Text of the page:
According to the administrative rules of New York State Court, public waiting and information spaces, including “the main entrance lobby and areas outside the courtrooms,” should have certain public facilities. “Drinking water fountains should be located in these areas,” the rules say.

The locations of public water fountains in the civil courthouse. (The Ink/Shuai Hao)

Most floors in the courthouse have four public water fountains. The public fountains on the fourth, fifth and seventh floors no longer work. The first, second, sixth and eighth floors each have only one working fountain. There are no water fountains in the basement, and the ninth floor is not open to public.

Some of the water fountains have rusty taps that look as if they have never been replaced. The water does not flow out from these taps, no matter how hard the button is pressed. Waste paper, cigarette butts and other dirt can be seen in some of these fountains. Some fountains have taps that look newer, but these also do not work.

Some water fountains are very dirty. (The Ink/Shuai Hao)

“The fountains are not broken,” Lucian Chalfen, director of public information for the New York State Unified Court System wrote in an email to The Ink. “They are being taken out of service by the Department of Citywide Administrative Services.”

The custodian’s office on the ground floor of the building is responsible for the upkeep of water fountains, and the Department of Citywide Administrative Services oversees the custodian’s office. The custodians declined to be interviewed. Their supervisor, Julius Torres, didn’t respond to requests for comment.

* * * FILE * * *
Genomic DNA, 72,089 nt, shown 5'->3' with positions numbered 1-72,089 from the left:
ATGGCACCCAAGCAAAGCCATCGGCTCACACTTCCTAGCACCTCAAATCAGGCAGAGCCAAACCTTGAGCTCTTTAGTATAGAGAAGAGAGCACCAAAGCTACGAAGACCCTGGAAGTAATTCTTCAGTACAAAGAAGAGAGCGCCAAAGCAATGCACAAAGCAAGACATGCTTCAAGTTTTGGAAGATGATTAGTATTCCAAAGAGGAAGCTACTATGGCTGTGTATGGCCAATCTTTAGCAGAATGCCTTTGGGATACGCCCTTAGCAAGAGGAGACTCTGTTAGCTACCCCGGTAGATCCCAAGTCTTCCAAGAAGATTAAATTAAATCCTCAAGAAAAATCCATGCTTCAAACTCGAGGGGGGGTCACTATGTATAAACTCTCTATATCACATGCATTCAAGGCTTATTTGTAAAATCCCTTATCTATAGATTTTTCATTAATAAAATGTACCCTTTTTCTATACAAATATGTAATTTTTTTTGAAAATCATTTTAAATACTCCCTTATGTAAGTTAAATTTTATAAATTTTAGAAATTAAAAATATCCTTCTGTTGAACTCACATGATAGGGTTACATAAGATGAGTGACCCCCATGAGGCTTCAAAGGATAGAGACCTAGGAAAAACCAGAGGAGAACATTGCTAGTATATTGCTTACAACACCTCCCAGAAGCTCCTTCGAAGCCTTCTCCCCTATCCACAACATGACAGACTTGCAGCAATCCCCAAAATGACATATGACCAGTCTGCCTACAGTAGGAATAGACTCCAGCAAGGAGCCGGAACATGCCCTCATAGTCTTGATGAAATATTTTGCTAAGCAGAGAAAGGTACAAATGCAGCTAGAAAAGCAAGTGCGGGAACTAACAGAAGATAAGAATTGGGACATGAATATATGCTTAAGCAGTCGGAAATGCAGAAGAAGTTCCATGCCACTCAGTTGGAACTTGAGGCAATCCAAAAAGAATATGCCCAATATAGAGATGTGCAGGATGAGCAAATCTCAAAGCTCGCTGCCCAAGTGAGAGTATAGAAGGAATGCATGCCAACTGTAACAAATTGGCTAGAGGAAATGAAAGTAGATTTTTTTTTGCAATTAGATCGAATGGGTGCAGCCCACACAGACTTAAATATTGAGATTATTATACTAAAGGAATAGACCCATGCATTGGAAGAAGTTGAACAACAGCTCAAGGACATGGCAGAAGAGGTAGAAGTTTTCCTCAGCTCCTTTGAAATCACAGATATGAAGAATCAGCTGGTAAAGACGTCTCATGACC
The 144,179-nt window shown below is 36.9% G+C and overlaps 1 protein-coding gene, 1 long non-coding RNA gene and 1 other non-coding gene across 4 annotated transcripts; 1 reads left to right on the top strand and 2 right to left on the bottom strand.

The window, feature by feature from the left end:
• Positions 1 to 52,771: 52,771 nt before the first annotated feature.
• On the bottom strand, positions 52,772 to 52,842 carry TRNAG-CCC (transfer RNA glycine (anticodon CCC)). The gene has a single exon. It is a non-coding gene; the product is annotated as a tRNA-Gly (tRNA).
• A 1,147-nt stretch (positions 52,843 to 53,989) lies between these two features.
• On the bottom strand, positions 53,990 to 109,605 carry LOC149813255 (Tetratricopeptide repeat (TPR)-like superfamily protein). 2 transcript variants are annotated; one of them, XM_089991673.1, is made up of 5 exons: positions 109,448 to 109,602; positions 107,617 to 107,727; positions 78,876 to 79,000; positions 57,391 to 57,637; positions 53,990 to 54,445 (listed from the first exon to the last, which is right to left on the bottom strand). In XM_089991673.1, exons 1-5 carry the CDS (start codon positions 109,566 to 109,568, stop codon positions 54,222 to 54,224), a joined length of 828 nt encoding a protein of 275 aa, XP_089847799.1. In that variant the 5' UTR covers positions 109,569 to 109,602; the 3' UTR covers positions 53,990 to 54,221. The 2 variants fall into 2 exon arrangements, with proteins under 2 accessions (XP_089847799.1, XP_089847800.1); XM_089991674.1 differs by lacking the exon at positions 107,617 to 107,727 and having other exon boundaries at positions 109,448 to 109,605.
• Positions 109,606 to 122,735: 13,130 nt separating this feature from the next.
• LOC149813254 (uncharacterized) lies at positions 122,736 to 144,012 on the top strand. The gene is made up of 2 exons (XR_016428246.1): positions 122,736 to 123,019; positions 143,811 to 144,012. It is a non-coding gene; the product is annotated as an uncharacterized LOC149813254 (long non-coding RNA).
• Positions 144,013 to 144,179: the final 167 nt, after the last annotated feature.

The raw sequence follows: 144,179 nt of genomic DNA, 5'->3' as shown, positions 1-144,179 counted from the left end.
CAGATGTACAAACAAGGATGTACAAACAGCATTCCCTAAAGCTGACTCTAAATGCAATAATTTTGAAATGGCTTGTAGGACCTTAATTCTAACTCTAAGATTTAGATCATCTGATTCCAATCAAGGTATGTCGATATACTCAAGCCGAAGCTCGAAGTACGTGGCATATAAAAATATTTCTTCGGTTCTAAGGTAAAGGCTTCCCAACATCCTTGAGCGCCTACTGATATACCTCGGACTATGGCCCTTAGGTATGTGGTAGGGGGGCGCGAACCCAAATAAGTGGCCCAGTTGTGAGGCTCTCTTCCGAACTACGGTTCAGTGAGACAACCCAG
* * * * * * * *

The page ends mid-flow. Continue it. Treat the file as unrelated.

Water safety has been a major issue in public school buildings in the city after many fountains were found to have lead in the water above the Environmental Protection Agency’s recommended maximum of 15 micrograms per liter. “Lead is a toxic metal that affects many organs and systems,” said Ana Navas-Acien, a professor at Columbia University’s Mailman School of Public Health. “It is well known to impair children’s intelligence, and the impact on the cognitive system is long lasting and also affects individuals as they age with an increased risk of dementia and cognitive impairment.” Lead can also increase the risk of having a heart attack, she said.

The Ink tested a 250-milliliter water sample from a water fountain on the fifth floor of the courthouse using a testing kit sold online. The kit showed a level of lead in the water higher than the EPA maximum of 15 micrograms per liter. The Ink also brought water samples to the Lamont-Doherty Earth Observatory at Columbia University for testing. Three samples — from the third, fifth and eighth floors — had lead levels between 105 to 498 micrograms per liter, higher than the EPA’s recommended maximum.

Water safety experts cautioned that the results are preliminary and shouldn’t be relied on to declare the water unsafe to drink. Patricia Culligan, a civil engineering professor at Columbia University, said The Ink’s findings in the tests for lead indicated a need for a more thorough investigation. She recommended that proper lead testing be conducted to ensure that the water in drinking fountains is not a public health hazard.

In the meantime, some courthouse regulars like attorney Gazer would be happy to see a few working water fountains. “They should fix at least one for each floor in the building,” he said.